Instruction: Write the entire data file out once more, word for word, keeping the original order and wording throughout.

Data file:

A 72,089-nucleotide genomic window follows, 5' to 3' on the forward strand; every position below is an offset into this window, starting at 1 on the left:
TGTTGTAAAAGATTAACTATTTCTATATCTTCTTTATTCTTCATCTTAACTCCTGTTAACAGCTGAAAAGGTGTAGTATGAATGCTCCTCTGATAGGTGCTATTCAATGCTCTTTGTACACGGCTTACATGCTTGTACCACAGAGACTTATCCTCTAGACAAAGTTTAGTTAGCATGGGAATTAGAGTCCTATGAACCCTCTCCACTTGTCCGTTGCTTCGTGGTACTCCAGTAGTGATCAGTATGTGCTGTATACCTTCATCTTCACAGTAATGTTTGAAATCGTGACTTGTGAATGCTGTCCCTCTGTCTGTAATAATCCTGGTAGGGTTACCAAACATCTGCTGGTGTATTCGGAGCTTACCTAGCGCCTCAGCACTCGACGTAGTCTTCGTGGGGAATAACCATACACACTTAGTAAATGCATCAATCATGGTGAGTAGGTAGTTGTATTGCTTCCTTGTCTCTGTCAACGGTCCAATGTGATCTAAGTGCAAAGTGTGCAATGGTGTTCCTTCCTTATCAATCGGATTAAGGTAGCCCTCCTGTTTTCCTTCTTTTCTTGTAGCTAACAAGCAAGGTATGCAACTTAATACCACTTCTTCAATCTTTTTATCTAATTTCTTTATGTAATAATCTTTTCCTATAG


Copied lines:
A 72,089-nucleotide genomic window follows, 5' to 3' on the forward strand; every position below is an offset into this window, starting at 1 on the left:
TGTTGTAAAAGATTAACTATTTCTATATCTTCTTTATTCTTCATCTTAACTCCTGTTAACAGCTGAAAAGGTGTAGTATGAATGCTCCTCTGATAGGTGCTATTCAATGCTCTTTGTACACGGCTTACATGCTTGTACCACAGAGACTTATCCTCTAGACAAAGTTTAGTTAGCATGGGAATTAGAGTCCTATGAACCCTCTCCACTTGTCCGTTGCTTCGTGGTACTCCAGTAGTGATCAGTATGTGCTGTATACCTTCATCTTCACAGTAATGTTTGAAATCGTGACTTGTGAATGCTGTCCCTCTGTCTGTAATAATCCTGGTAGGGTTACCAAACATCTGCTGGTGTATTCGGAGCTTACCTAGCGCCTCAGCACTCGACGTAGTCTTCGTGGGGAATAACCATACACACTTAGTAAATGCATCAATCATGGTGAGTAGGTAGTTGTATTGCTTCCTTGTCTCTGTCAACGGTCCAATGTGATCTAAGTGCAAAGTGTGCAATGGTGTTCCTTCCTTATCAATCGGATTAAGGTAGCCCTCCTGTTTTCCTTCTTTTCTTGTAGCTAACAAGCAAGGTATGCAACTTAATACCACTTCTTCAATCTTTTTATCTAATTTCTTTATGTAATAATCTTTTCCTATAG